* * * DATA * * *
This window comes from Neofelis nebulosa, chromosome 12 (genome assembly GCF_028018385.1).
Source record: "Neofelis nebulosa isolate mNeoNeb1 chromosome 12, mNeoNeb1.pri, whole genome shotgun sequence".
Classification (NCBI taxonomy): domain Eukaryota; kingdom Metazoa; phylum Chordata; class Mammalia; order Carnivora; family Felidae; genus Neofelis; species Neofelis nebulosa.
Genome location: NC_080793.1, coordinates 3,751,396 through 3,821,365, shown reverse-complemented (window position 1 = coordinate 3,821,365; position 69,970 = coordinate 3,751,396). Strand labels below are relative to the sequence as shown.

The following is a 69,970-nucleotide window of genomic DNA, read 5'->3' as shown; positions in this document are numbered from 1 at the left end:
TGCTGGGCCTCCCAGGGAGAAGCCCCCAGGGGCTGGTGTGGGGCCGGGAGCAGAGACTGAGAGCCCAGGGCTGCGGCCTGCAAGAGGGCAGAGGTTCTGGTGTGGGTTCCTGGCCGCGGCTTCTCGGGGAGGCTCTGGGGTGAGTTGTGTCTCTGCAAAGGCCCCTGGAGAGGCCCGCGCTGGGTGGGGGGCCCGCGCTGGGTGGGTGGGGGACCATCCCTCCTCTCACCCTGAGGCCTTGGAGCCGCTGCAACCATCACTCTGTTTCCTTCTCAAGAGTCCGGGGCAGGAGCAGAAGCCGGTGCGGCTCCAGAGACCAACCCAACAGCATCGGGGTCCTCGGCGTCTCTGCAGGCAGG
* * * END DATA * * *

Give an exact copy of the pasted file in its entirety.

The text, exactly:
This window comes from Neofelis nebulosa, chromosome 12 (genome assembly GCF_028018385.1).
Source record: "Neofelis nebulosa isolate mNeoNeb1 chromosome 12, mNeoNeb1.pri, whole genome shotgun sequence".
Classification (NCBI taxonomy): domain Eukaryota; kingdom Metazoa; phylum Chordata; class Mammalia; order Carnivora; family Felidae; genus Neofelis; species Neofelis nebulosa.
Genome location: NC_080793.1, coordinates 3,751,396 through 3,821,365, shown reverse-complemented (window position 1 = coordinate 3,821,365; position 69,970 = coordinate 3,751,396). Strand labels below are relative to the sequence as shown.

The following is a 69,970-nucleotide window of genomic DNA, read 5'->3' as shown; positions in this document are numbered from 1 at the left end:
TGCTGGGCCTCCCAGGGAGAAGCCCCCAGGGGCTGGTGTGGGGCCGGGAGCAGAGACTGAGAGCCCAGGGCTGCGGCCTGCAAGAGGGCAGAGGTTCTGGTGTGGGTTCCTGGCCGCGGCTTCTCGGGGAGGCTCTGGGGTGAGTTGTGTCTCTGCAAAGGCCCCTGGAGAGGCCCGCGCTGGGTGGGGGGCCCGCGCTGGGTGGGTGGGGGACCATCCCTCCTCTCACCCTGAGGCCTTGGAGCCGCTGCAACCATCACTCTGTTTCCTTCTCAAGAGTCCGGGGCAGGAGCAGAAGCCGGTGCGGCTCCAGAGACCAACCCAACAGCATCGGGGTCCTCGGCGTCTCTGCAGGCAGG